[TUHS] Shell control through external commands

Sven Mascheck mascheck at in-ulm.de
Tue Sep 13 10:17:55 AEST 2016

On Mon, Sep 12, 2016 at 02:50:10PM +0200, Joerg Schilling wrote:
> > > The colon was introduced by AT&T around 1983.
> > 
> > It's a builtin in the v7 Bourne shell - see SYSNULL in msg.c (which
> > has the command name table) and in xec.c (which has the implementation)
> You are missinterpeting things.
> The colon in line one as a hint to a modified csh to call the Bourne Shell  
> first appeared around 1983.

I'm still confused (you're short with context): what does "introduced by AT&T" mean?

I only know the #-hacked csh from 2BSD+ ('79), and the #-hacked sh from 3BSD+ ('80).
How would ":" as a hint in this respect show up on other systems?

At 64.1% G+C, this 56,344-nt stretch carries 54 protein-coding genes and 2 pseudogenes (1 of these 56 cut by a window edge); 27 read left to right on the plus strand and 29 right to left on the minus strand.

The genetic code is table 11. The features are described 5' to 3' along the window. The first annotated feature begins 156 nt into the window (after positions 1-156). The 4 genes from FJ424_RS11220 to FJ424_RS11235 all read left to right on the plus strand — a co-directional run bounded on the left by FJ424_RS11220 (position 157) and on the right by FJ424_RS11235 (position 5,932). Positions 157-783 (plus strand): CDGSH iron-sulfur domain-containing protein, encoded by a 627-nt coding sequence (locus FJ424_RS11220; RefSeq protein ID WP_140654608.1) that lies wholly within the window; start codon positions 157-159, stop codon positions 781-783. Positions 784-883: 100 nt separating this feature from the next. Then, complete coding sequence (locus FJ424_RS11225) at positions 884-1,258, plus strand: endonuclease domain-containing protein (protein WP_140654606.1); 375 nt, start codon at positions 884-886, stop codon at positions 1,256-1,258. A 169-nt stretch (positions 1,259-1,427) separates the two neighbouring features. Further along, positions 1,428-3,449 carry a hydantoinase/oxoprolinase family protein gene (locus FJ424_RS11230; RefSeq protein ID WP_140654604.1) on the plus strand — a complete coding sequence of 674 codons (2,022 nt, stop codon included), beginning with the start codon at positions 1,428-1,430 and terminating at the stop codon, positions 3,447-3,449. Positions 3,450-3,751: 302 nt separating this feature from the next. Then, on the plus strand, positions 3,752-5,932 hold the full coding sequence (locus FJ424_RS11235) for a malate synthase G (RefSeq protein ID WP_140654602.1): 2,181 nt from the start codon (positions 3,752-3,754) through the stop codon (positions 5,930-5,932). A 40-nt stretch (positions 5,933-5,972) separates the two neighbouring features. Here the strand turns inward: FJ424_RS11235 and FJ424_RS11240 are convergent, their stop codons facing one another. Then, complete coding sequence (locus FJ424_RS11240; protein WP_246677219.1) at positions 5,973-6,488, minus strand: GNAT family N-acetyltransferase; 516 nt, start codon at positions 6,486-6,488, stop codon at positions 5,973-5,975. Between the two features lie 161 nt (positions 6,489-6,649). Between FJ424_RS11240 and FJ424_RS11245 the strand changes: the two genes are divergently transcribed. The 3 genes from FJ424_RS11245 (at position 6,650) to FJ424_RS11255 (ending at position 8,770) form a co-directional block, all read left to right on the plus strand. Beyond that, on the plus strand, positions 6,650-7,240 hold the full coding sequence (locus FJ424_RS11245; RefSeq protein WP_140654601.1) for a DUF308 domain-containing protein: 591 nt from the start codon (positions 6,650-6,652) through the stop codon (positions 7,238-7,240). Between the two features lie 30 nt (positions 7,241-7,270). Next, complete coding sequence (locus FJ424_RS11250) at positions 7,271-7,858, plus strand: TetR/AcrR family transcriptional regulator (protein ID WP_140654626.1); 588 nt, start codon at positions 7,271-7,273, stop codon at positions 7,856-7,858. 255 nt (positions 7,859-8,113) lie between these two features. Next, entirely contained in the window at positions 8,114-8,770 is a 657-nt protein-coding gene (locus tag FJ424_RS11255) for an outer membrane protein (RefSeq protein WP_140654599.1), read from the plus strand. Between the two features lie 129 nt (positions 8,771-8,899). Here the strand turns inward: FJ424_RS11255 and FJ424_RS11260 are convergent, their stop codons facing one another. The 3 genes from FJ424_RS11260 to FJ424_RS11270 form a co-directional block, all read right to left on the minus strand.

BTW: academic but funny side effect of : as no-op instead of real comment:

: `echo output 1>&2`

actually writes to stderr.

Normal Wilson wrote:

> [...] A hack emerged: if csh encountered a script file, it would read the
> first character; if that was '#' it was a csh script, otherwise it handed
> off to /bin/sh.

lesser known fact: even sh was hacked on BSDs (since 3BSD) with this #-csh magic,
and also exec'ed to csh. This then co-existed with the soon coming implementation
of "#" as comment character.


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